When US Army Veterans Rick Jennejahn, Chad Tooke, Brian Brady, and Rob Contestabile left active military service, one might’ve assumed their days of serving their country and supporting their fellow soldiers were over. But now, as employees of Excellus BlueCross BlueShield, they’re serving our members and communities as advocates for veterans in an unanticipated but widely impactful way.
Recognizing that several health care needs of upstate New York veterans were not being met, Health Plan Vice President for Medicare Karen Bodley and Medicare Segment Manager Nicole Felts began working on putting together a team charged with filling those care gaps.
“We wanted to serve our veterans with a product that addresses their specific needs,” says Felts. “To explore how we might do that, we knew there was no better way than to talk directly to the military veterans working at our company.”
Felts and Bodley reached out to the Health Plan’s Veterans Network ERG to set up a series of focus group discussions to hear veterans’ perspectives on the health care gaps they and their fellow veterans face.
Finding that cohort of veterans at the Health Plan was not difficult – the health insurer’s work culture encourages employees to join one or more of the company’s Employee Resource Groups or “E-R-Gs,” that bring employees together based on specific identities including ethnicity, gender, sexual orientation, disability and military service.
Felts and her team contacted Contestabile (competitive intelligence analyst), who then reached out to Tooke (provider network and strategy manager), Brady (investigative clinical pharmacist), Jennejahn (director of pharmacy innovation), and several other veteran-employees from the Veteran’s Network ERG. This veteran group augmented a cross-departmental force that included representatives from Marketing, Customer Care, Medicare Sales, Membership & Billing, and others.
It was an opportunity for these veterans, now out of the service, to once again support their brothers and sisters in arms.
“The veteran community is different,” says Tooke. “Certain needs are much bigger for veterans, like transportation, for example. A lot of veterans are physically isolated and can’t get to health care facilities very easily. And behavioral health – that is a big topic and something we pushed for.”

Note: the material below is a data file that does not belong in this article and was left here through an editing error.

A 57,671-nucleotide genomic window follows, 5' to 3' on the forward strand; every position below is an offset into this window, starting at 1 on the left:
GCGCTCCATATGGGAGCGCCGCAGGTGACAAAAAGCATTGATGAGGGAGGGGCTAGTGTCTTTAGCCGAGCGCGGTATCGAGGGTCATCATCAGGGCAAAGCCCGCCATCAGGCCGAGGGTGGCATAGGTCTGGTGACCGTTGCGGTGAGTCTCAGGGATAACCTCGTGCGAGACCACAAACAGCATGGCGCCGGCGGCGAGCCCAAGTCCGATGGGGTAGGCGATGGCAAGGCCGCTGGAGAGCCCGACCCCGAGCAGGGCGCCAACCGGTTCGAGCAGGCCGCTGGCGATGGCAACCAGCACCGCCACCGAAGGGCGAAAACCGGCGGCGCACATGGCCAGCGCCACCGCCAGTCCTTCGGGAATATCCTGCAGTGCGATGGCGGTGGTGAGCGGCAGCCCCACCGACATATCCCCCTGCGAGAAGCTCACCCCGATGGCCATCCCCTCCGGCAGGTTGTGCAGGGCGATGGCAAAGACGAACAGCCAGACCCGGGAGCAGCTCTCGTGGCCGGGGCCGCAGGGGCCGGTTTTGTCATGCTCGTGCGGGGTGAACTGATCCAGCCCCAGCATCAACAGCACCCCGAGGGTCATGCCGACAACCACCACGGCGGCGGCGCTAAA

According to RAND Health, one in five US military veterans who served in Iraq or Afghanistan experiences mental health issues, but only half of those who need treatment seek medical help. Serious mental health challenges connected to military service such as depression, PTSD, and anxiety also have direct ties to substance use, social isolation, and homelessness, creating a deep fissure in the fabric of our communities.
“We not only talked about behavioral health, access, but also cost,” says Jennejahn. “If a vet can’t get what they need at the VA, oftentimes they’ll go without because they can’t afford to pay to go somewhere else.”
Additionally, US military veterans are disproportionately older, male, and face greater health challenges compared with non-veterans.
“The nature of military service can cause hearing issues—a significant number of veterans have some degree of hearing loss,” Contestabile says. “We see access to hearing services as an enormous benefit.”
The Medicare product innovation team took away from the focus groups the following key points: Veterans need better health care options specific to access to providers and facilities, better behavioral health services, and better transportation options.
“With our internal veterans’ input and guidance, we enhanced our Medicare products to provide those options. The plans offer veterans who want to expand their VA health benefits with the added extras of greater access, no-cost behavioral health visits, and transportation assistance, among other things,” says Felts, “And it’s worth noting that this/these product/s can benefit non-veterans as well.”
In addition to a $0 premium, low copays for primary care, and specialist and telehealth visits, these expanded Medicare plans include:
- Access to the Health Plan’s expansive network of doctors, specialists, hospitals, and health care facilities for ease and convenience
- $0 preventive and comprehensive dental with a $1,000 annual allowance
- $0 copay for behavioral health in-office visits
- 12 one-way rides each year to health-related locations at no cost
- $35 Part B premium refund each month
- $50 each quarter to spend on non-prescription, over-the-counter health and wellness items
- Healthy home meal delivery service following medical procedures or hospital discharge
- A constant connection to care and medical resources including telehealth, care management, and a 24/7 nurse care line
- $4,500 maximum out-of-pocket protection
- Annual eyewear allowance of $250
- Free routine hearing exams
- And more
The Medicare team will continue to meet with the veterans group to assess the new plan as it rolls out, gather feedback, and brainstorm new ideas and adjustments for future plan years.
Brady believes veterans will appreciate having more health care options. “They fought for our freedom,” he says. “Now they have the freedom to choose.”
“We’re here for our community members – to be advocates,” Contestabile adds. “It’s important to recognize the service of our veterans, and offer them a benefit that makes a difference.”
For more information, visit ExcellusMedicare.com.
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